The parts of the house I’ve completed are being maintained daily, and when my husband gets home it doesn’t take long at all for me to straighten up a bit while he plays with the kids after work. The two extremes are no fun. I know we jokingly say things about the house never being clean with kids, and we share hilarious memes on facebook (which are super funny!), and that’s perfectly fine. Then again, I’ve seen real advice on real mommy forums telling women to not worry about cleaning the house, make the husband do it when he gets home (even though he’s been working all day), and to tell off the husband for even expecting a clean home. That’s wrong ladies. I normally take an approach of “hey, whatever works for you!”, but this IS WRONG! Ladies, we’re called to respect and honor our husbands. If he doesn’t care about the housework and he doesn’t mind living like that, then that works for you. However, if your husband is asking you to please do a better job at keeping in clean and expecting a reasonable effort on your part, then you should respect that.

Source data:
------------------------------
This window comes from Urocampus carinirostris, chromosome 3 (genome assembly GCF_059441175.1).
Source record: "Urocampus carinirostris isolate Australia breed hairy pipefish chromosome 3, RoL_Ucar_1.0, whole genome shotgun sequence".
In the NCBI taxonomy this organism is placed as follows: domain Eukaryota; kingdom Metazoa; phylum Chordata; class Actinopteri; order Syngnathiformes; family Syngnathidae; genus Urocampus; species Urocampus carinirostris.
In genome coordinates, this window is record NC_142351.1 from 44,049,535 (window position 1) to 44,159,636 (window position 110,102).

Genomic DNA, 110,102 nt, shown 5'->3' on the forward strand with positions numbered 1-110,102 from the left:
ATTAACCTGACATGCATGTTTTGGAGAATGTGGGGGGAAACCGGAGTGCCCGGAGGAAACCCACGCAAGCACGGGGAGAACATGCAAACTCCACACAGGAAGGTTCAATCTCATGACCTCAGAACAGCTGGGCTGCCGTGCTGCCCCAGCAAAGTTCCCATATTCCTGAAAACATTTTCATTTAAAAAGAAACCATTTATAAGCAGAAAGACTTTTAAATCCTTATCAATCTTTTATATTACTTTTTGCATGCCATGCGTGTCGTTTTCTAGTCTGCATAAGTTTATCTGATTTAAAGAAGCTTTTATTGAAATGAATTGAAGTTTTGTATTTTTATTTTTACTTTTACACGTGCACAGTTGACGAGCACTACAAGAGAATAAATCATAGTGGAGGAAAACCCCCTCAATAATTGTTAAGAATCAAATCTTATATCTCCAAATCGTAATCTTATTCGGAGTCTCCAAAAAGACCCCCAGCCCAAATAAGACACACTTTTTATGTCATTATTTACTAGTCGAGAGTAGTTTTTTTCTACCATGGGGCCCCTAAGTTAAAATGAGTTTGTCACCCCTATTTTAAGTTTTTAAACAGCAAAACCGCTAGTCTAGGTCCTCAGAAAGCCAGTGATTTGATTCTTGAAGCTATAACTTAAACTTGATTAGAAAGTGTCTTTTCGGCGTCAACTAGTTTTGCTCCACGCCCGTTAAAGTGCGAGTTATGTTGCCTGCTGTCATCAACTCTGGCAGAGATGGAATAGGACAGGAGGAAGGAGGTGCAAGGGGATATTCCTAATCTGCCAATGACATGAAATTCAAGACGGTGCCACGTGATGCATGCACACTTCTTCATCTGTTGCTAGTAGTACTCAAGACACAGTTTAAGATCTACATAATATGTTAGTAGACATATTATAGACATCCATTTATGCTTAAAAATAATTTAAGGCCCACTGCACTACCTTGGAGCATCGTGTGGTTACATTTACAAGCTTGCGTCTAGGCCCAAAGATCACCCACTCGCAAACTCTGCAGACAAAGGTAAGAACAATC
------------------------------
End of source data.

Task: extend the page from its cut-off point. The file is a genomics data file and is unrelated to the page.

One more thing about this…it’s called grace. I need to learn to give myself grace when the house isn’t as clean as I’d like it to be. I have a bad habit of beating myself up for my failures throughout the day. That has to stop. If my heart is pure and I’m really and truly striving to be a good homemaker and housekeeper and doing a reasonable job, that’s what matters. If my husband is pleased with me, even if the house isn’t always perfect, that’s perfectly fine. Laundry piled on the couch waiting to be folded? Dishes in the sink? Okay, fine!!! The entire contents of all 5 family members’ closets strewn over the laundry room, both bathrooms, and the bedrooms? Not so much. (At least for me.) I don’t want to be so rigid and legalistic that I don’t give myself any grace at all, but neither do I want to be so lazy and apathetic that I am being literally sinful in my heart by ignoring the requests of my ever-so-patient husband to please keep a mostly clean and welcoming home for our family to enjoy.